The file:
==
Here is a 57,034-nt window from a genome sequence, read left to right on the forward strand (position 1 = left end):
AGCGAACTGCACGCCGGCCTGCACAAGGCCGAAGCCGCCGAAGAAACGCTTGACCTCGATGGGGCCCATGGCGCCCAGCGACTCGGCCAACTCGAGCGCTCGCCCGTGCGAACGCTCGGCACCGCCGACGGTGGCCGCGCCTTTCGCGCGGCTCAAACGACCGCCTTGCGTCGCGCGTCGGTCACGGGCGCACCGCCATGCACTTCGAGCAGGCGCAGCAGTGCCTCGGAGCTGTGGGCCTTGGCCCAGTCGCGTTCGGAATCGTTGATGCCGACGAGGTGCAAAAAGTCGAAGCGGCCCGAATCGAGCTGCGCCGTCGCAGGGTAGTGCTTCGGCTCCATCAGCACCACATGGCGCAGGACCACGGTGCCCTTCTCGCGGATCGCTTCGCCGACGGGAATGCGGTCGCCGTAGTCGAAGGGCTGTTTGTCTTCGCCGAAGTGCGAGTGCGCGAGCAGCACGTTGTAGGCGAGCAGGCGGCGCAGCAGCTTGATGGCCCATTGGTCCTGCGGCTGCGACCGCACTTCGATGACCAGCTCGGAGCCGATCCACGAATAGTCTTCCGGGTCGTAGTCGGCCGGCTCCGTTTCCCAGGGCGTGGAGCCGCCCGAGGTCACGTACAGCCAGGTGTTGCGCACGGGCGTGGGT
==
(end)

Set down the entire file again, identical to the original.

Here is a 57,034-nt window from a genome sequence, read left to right on the forward strand (position 1 = left end):
AGCGAACTGCACGCCGGCCTGCACAAGGCCGAAGCCGCCGAAGAAACGCTTGACCTCGATGGGGCCCATGGCGCCCAGCGACTCGGCCAACTCGAGCGCTCGCCCGTGCGAACGCTCGGCACCGCCGACGGTGGCCGCGCCTTTCGCGCGGCTCAAACGACCGCCTTGCGTCGCGCGTCGGTCACGGGCGCACCGCCATGCACTTCGAGCAGGCGCAGCAGTGCCTCGGAGCTGTGGGCCTTGGCCCAGTCGCGTTCGGAATCGTTGATGCCGACGAGGTGCAAAAAGTCGAAGCGGCCCGAATCGAGCTGCGCCGTCGCAGGGTAGTGCTTCGGCTCCATCAGCACCACATGGCGCAGGACCACGGTGCCCTTCTCGCGGATCGCTTCGCCGACGGGAATGCGGTCGCCGTAGTCGAAGGGCTGTTTGTCTTCGCCGAAGTGCGAGTGCGCGAGCAGCACGTTGTAGGCGAGCAGGCGGCGCAGCAGCTTGATGGCCCATTGGTCCTGCGGCTGCGACCGCACTTCGATGACCAGCTCGGAGCCGATCCACGAATAGTCTTCCGGGTCGTAGTCGGCCGGCTCCGTTTCCCAGGGCGTGGAGCCGCCCGAGGTCACGTACAGCCAGGTGTTGCGCACGGGCGTGGGT